For example, many McDonald's restaurants now include automated ordering machines, allowing customers to order food inside the restaurant without directly interacting with employees. In theory, such machines eliminate the need for a cashier position, which means McDonald's owners can save money by employing fewer people.
What is McDonald's doing now?
CEO Chris Kempczinski announced last week that McDonald's is testing voice-recognition machines at 10 Chicago-area locations to automate the drive-thru experience.
Kempczinski told investors their automated system is about 85% accurate and is able to process most orders. However, he also predicted that automated drive-thru lines won't become a mainstay — at least for the next few years.
"Do I think in five years from now you're going to see a voice in the drive-thru?" Kempczinski said, according to Nation's Restaurant News. "I do, but I don't think that this is going to be something that happens in the next year or so."
"There is a big leap between going from 10 restaurants in Chicago to 14,000 restaurants across the U.S. with an infinite number of promo permutations, menu permutations, dialect permutations, weather — I mean, on and on and on and on," he explained.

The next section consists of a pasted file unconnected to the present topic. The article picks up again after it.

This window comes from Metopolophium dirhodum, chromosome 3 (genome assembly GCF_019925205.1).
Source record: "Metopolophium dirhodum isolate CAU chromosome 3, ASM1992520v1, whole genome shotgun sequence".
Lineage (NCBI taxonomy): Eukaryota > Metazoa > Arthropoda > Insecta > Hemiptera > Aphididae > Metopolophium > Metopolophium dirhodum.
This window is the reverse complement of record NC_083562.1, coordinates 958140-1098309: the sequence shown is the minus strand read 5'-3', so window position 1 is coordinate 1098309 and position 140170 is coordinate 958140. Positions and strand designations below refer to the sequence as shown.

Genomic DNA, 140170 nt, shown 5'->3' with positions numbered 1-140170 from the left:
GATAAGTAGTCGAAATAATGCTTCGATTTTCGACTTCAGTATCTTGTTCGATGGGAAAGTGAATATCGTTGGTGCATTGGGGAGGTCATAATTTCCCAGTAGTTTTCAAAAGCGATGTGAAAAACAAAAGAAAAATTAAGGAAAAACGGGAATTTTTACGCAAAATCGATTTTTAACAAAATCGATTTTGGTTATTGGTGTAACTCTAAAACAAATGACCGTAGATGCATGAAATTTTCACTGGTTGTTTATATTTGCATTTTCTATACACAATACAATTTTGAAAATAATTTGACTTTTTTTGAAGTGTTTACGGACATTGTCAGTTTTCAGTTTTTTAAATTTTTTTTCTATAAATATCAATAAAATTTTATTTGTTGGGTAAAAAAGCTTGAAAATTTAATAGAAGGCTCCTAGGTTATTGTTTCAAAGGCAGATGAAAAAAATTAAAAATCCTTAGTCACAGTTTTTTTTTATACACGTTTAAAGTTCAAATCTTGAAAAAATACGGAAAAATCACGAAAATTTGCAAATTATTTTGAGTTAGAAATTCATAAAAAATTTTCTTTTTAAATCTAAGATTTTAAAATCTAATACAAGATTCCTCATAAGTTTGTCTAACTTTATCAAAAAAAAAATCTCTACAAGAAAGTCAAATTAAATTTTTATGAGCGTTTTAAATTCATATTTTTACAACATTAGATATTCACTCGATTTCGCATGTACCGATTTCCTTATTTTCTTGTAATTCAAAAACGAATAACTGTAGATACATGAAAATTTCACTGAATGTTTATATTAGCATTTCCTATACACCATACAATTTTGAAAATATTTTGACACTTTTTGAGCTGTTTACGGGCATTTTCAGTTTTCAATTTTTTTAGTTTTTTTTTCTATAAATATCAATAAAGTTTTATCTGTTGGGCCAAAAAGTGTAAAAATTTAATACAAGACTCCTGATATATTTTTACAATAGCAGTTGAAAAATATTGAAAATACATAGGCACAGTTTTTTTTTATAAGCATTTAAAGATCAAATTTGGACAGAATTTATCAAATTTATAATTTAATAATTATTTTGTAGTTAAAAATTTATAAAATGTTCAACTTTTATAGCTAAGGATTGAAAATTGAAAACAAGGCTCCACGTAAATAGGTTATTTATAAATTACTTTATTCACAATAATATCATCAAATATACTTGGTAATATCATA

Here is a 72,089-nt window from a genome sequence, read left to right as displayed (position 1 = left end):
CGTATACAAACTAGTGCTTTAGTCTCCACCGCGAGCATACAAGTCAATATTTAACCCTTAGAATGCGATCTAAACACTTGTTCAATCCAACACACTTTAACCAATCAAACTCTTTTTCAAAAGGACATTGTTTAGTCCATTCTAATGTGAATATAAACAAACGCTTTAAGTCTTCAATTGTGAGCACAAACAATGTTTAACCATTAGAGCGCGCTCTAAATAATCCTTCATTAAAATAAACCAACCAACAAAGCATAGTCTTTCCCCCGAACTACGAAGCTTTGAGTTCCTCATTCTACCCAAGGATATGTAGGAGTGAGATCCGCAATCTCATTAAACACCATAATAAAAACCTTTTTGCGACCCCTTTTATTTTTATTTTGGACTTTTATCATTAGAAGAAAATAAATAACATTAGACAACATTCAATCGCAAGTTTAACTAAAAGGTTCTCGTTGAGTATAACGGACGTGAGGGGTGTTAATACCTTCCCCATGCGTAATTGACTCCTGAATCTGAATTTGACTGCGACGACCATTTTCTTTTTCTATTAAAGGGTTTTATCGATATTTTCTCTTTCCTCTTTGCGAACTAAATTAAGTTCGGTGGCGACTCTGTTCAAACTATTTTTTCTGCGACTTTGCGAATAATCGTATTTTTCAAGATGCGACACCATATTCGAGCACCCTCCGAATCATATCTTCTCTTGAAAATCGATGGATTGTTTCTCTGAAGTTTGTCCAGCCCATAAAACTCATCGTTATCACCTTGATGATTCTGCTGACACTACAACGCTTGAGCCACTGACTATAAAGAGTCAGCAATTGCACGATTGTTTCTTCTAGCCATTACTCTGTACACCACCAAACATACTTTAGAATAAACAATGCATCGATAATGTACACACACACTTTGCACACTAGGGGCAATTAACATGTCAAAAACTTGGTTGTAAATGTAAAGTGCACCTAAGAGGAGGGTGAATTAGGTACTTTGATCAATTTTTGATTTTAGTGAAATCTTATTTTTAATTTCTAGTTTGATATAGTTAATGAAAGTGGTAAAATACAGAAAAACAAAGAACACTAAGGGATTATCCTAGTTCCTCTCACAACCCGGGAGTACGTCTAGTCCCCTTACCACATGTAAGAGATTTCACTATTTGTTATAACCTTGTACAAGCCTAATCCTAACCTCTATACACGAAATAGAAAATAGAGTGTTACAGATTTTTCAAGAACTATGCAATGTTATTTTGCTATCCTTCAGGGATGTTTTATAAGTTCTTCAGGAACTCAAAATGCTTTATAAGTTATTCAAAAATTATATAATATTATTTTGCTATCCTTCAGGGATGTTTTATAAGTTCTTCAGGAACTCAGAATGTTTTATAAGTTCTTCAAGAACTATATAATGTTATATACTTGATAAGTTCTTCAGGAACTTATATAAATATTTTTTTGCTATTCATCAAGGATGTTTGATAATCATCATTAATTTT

The news comes after McDonald's recently announced plans to hike wages for employees who work at McDonald's-owned McDonald's restaurants. The vast majority of McDonald's locations are owned by franchisees, who determine wages at their own restaurant.
"These increases, which have already begun, will be rolled out over the next several months and include shifting the entry level range for crew to at least $11-$17 an hour, and the starting range for shift managers to at least $15-$20 an hour based on restaurant location," McDonald's explained in a news release.
Former McDonald's CEO Ed Rensi said forcing businesses to increase their minimum wage will result in one of two outcomes: increased prices for consumers or further automation of the industry.
"When you raise prices 1%, you lose about 1% of your transaction costs," Rensi told Fox Business. "And you have to work really hard to recover that through promotion, marketing, you know, all kinds of local events and it's not an easy thing to do, particularly when you're living on a very high number of transactions.
"You got a choice, you go broke by raising prices or you go broke by losing money because you can't raise prices," Rensi continued. "So I understand the need to perhaps make a public statement that you're going to $15 and I don't quarrel with that aspect of it. But when the rubber meets the road, you've got to look at what are the franchisees going to do because they're 80% to 90% of the system and a lot of them are already there."
Chipotle chief financial officer Jack Hartung agrees that the cost of forced minimum wage increases will be passed onto customers.
"We're not that far off of like for example, a $15 number. But let's say, for example, that there's going to be an across-the-board 10% increase in our wages," Hartung said in April, Business Insider reported. "And that would, to offset that with menu pricing, that would take us 2% to 3% price increase."